I was thinking something like pwrite. it may be not available, and not tight in the size.
As you, Sisong Hou, already pointed out, w/o pwrite, we could modify the original file in place as three steps:
First, Compac t, after this, all non referenced bytes removed.
Second, Expand, after this, all bytes are referenced exactly once as source and destination.
Third, Shuffle. This could be implemented as: Pick one remaining block (s_0 (source), d_0 (destination), l_0 (length)), find a block which has d_0 as source, (s_1 = d_0, d_1, l_1), ..., until we got s_i = s_0, finish this cycle (limit the length to the minimal length) and remove all (s_j, d_j, min len) from all blocks, this may split a block to two blocks (third blocks with the middle block done). This approach is data move optimal (one read and one write per byte), but it has scale problem: a very small initial blocks number may give a cycle of 1 byte blocks, almost the same as the file size.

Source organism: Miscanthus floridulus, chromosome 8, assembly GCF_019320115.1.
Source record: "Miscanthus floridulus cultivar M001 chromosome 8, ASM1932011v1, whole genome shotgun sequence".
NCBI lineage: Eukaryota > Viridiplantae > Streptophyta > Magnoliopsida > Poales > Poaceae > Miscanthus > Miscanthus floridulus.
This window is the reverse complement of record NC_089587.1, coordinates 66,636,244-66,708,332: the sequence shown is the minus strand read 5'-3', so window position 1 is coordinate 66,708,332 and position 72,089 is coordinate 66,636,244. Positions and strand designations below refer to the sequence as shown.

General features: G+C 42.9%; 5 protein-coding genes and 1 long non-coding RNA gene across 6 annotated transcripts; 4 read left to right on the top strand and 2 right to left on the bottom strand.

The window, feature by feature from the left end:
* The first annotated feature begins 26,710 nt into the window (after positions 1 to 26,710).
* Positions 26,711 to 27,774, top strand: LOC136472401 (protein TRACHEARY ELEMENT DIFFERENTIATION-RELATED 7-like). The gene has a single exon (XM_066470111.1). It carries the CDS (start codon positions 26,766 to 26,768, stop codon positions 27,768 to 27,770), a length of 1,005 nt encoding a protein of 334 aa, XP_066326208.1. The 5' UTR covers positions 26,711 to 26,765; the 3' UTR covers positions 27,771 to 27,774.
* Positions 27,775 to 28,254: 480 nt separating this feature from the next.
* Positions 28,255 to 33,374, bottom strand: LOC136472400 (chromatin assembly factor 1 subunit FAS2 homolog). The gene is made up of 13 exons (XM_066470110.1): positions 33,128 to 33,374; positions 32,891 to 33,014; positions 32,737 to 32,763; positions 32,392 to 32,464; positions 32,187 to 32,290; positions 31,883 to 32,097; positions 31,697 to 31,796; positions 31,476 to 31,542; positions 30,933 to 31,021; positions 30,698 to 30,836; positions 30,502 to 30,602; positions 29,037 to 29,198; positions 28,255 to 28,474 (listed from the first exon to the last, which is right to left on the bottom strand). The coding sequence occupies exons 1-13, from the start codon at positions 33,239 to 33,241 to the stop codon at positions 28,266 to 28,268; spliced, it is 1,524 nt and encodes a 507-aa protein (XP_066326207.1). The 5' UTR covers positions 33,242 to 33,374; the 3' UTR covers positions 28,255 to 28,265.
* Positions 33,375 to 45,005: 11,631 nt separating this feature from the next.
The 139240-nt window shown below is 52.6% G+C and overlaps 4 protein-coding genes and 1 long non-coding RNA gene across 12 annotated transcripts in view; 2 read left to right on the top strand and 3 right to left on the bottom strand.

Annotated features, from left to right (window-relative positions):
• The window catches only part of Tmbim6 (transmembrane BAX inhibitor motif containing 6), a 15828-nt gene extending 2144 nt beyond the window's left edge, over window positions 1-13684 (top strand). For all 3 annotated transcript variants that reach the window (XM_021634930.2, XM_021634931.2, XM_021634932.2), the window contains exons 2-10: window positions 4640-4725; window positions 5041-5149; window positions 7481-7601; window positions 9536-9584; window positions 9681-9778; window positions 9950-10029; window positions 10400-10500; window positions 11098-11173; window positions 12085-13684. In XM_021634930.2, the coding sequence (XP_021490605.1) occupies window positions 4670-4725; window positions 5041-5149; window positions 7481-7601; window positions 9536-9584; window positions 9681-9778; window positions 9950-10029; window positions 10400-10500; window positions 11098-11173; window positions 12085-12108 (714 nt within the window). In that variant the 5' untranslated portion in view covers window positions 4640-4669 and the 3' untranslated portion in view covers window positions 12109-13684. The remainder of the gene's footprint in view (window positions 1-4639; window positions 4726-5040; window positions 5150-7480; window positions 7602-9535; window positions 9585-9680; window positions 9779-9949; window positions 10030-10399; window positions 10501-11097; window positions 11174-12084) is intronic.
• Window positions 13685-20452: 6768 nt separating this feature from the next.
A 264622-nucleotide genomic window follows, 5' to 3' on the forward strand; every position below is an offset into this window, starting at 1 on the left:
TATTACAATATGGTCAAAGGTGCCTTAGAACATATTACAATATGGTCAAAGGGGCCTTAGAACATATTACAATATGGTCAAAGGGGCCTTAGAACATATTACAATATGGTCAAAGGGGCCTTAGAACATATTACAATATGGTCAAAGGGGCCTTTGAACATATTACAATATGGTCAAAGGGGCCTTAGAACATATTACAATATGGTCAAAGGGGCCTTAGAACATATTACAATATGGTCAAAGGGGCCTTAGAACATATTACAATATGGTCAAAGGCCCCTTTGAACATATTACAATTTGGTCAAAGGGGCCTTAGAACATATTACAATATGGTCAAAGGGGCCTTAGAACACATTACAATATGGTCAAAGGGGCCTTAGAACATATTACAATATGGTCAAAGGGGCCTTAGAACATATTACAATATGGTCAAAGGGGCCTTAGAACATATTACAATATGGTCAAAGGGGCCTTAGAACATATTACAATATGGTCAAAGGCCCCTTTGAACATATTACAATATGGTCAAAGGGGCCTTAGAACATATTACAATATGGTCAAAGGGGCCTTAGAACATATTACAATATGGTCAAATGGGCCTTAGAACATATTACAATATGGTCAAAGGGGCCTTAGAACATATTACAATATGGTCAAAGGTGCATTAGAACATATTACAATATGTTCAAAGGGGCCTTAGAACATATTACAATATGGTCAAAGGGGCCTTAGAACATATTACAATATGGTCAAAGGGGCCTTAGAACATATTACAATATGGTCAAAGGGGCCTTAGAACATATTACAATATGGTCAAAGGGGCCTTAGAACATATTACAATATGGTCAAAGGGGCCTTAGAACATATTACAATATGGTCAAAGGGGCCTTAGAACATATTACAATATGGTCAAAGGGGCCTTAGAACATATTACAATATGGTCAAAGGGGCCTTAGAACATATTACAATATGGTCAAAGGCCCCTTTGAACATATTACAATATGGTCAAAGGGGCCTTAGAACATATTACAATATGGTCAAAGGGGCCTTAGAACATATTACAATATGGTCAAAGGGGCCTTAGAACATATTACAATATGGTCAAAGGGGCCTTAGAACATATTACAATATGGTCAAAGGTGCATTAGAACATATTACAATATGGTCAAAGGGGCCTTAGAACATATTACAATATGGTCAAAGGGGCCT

We could break the cycle earlier and start from the longest block to keep the block number small:
Remove ID blocks (or from starts, only add non ID blocks), and maintain the blocks as ordered map source => (dest, len) and ordered set (len, source).
While there are non ID blocks, pick a block (s, d, l) with largest l, remove it from the blocks.
If [s, s + l) intersects [d, d + l) empty, swap (s, s + l) with (d, d + l), and replace all [d, d+l) in the blocks' source to [s, s + l) accordingly.
If [s, s + l) and [d, d + l) has intersection, every block in the remaining blocks has non source bytes in this intersection range. We could move [s, s + l) to [d, d + l) and move the non intersection range in d to s, and update the source references accordingly.
For example, assume s < d and s + l > d,
permute the data [s ... d ... s + l ... d + l) to [ s + l ... d + l, s ... s + l], and replace all source bytes in [s + l, d + l) to [s, d).
In all replacement, we may split at most two blocks to at most two blocks. All ID blocks after the replacement should be ignored.
In every step, including the remove after the pick, the blocks number may change at most +1/-2, and block length sum is decreased at least maximal block length and at most twice maximal block length.
It's a little hard to prove the complexity, but i guess it should be O(N * log(S) * log(N) + S * (bytes io)), where S is the initial block length sum, and N is the initial number of blocks.